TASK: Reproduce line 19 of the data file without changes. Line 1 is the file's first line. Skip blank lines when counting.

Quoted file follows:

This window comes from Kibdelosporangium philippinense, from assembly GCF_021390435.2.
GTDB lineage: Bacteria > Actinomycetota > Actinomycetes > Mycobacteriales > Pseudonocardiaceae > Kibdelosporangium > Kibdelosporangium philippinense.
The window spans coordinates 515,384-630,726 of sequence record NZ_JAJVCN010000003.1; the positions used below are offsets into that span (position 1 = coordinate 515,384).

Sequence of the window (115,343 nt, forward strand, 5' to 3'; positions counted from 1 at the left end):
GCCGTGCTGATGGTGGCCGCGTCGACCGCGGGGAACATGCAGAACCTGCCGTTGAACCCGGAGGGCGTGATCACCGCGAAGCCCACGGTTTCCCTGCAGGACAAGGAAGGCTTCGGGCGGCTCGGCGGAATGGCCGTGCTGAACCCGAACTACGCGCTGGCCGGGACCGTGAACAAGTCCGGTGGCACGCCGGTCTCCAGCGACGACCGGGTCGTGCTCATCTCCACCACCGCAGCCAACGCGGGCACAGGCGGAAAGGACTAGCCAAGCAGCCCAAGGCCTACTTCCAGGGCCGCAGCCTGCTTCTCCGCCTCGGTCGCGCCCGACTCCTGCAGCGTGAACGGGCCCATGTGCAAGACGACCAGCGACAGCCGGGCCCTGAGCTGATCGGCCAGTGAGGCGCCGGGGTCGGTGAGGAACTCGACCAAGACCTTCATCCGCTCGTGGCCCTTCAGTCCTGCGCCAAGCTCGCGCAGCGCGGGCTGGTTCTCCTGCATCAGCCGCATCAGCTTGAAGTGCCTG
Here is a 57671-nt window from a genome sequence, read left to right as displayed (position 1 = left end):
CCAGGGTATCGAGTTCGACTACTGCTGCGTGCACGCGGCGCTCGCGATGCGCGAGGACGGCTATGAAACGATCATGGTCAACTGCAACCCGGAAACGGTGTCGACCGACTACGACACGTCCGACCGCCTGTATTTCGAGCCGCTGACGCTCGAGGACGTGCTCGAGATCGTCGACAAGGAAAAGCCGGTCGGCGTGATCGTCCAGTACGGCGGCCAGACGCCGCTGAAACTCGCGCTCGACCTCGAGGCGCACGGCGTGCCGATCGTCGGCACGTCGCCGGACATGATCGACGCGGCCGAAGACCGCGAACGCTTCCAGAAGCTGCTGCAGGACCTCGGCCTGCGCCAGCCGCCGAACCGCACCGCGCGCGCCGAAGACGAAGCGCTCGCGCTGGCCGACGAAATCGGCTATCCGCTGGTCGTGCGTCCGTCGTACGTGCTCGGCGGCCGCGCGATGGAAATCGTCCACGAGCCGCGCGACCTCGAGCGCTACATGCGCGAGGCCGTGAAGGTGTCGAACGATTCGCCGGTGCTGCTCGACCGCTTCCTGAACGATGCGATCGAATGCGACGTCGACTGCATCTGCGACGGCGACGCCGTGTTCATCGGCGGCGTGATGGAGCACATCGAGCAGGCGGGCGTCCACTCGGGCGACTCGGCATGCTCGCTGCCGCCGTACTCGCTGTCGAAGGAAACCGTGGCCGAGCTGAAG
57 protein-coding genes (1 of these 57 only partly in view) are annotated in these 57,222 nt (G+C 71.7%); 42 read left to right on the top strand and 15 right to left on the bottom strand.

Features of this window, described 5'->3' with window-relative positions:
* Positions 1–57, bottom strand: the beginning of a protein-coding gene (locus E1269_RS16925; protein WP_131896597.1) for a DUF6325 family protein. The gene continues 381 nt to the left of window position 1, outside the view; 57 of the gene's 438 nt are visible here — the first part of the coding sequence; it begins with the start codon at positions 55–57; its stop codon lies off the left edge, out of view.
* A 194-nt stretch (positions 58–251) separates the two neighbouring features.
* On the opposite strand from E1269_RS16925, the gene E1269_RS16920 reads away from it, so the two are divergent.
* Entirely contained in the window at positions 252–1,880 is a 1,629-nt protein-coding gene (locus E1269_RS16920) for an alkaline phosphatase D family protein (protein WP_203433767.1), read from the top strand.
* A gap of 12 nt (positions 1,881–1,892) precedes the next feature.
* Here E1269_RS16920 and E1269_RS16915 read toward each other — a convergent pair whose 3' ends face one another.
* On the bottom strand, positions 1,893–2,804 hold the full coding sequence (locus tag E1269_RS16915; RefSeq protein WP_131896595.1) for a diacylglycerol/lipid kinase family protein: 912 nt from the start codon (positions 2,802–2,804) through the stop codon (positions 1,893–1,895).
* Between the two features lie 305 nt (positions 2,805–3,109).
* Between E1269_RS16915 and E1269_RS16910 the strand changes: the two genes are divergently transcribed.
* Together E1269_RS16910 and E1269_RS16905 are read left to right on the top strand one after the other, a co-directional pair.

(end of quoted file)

* Together E1269_RS16910 and E1269_RS16905 are read left to right on the top strand one after the other, a co-directional pair.